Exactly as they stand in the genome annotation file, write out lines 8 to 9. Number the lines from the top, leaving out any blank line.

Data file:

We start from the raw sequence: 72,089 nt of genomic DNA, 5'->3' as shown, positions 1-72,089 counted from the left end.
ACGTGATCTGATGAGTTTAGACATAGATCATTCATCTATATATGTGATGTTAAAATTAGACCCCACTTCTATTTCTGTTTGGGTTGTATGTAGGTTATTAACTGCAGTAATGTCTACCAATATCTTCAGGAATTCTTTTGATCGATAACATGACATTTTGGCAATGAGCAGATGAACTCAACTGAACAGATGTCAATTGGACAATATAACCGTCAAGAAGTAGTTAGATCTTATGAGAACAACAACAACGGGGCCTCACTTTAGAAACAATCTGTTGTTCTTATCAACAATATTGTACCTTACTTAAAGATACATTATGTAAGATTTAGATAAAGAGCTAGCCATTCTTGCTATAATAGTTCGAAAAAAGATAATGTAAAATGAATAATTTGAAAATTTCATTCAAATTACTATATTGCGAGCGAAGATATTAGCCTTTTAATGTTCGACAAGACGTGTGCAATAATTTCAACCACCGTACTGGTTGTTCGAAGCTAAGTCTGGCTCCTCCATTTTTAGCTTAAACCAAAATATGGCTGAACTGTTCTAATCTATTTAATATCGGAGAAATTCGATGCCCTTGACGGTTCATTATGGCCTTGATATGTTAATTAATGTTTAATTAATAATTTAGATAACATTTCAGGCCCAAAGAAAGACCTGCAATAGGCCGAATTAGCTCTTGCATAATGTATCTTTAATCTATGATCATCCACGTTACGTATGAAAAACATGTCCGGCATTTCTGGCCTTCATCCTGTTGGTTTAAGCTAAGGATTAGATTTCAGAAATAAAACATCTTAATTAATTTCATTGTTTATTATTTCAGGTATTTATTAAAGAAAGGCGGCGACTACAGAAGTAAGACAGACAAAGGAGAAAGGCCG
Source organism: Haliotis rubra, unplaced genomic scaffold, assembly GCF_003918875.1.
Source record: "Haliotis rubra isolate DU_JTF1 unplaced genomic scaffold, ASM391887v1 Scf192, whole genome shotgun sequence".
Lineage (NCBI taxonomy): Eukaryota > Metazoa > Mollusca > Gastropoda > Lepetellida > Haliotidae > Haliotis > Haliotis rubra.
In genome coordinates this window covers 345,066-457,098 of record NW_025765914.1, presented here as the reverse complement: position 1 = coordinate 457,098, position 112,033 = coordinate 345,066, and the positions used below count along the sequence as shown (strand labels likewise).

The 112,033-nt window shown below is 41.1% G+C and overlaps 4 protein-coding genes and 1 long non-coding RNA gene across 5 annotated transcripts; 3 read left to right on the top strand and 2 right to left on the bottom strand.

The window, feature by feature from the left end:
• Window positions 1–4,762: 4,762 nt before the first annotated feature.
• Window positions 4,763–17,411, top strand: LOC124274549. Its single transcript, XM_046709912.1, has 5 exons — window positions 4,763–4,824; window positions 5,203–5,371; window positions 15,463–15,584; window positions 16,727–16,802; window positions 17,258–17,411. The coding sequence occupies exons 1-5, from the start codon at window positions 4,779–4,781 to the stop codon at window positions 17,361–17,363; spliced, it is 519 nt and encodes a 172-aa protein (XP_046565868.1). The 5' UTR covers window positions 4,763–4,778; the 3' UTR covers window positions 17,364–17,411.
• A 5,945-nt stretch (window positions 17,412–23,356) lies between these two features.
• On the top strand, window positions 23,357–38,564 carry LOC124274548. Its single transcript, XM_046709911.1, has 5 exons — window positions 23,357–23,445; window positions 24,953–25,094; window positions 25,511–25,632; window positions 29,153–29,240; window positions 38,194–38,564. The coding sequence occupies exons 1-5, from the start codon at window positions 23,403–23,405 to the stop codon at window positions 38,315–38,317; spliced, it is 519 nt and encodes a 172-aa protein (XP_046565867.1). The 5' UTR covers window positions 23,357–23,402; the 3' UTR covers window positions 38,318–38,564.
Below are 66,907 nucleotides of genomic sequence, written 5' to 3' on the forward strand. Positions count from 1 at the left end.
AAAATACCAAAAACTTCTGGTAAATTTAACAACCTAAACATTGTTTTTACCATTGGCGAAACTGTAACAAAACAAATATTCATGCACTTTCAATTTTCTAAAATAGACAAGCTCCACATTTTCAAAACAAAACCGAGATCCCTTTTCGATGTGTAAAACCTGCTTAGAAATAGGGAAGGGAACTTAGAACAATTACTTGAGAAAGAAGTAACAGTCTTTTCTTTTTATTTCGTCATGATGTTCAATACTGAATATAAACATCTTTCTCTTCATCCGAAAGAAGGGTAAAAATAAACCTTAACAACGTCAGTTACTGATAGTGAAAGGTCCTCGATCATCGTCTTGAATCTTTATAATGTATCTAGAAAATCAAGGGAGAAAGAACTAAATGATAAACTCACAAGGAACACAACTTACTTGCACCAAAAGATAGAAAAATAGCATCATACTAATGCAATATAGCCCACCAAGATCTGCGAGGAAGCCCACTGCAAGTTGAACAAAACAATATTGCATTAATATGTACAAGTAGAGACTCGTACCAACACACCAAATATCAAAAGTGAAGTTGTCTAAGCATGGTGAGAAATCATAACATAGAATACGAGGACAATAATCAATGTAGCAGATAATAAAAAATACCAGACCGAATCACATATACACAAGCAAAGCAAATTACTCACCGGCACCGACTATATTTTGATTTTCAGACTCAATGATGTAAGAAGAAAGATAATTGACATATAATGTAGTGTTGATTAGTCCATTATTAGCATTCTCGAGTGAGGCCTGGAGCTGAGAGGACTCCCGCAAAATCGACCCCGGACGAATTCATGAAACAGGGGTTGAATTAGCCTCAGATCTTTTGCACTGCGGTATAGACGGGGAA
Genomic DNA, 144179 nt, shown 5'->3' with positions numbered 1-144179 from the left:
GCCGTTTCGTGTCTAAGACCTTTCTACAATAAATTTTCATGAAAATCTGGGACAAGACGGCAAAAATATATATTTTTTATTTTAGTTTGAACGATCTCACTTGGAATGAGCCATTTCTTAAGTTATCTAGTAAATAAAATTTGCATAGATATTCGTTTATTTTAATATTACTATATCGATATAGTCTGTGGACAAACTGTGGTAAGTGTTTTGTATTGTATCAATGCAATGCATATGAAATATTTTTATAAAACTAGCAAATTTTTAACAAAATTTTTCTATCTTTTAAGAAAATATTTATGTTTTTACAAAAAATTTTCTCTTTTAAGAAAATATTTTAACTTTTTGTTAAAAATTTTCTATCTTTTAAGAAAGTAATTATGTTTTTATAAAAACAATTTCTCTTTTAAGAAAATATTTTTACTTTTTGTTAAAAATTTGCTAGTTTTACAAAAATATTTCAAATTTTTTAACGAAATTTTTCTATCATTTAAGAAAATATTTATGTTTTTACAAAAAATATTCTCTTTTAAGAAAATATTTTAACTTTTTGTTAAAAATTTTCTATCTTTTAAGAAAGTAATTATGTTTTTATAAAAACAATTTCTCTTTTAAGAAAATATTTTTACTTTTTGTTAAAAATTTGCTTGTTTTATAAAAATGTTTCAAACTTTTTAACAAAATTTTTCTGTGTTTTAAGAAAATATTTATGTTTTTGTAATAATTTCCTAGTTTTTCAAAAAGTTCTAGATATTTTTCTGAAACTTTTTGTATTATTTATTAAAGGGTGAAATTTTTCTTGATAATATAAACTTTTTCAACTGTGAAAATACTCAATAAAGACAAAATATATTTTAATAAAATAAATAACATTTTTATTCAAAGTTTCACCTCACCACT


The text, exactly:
The window, feature by feature from the left end:
• Window positions 1–4,762: 4,762 nt before the first annotated feature.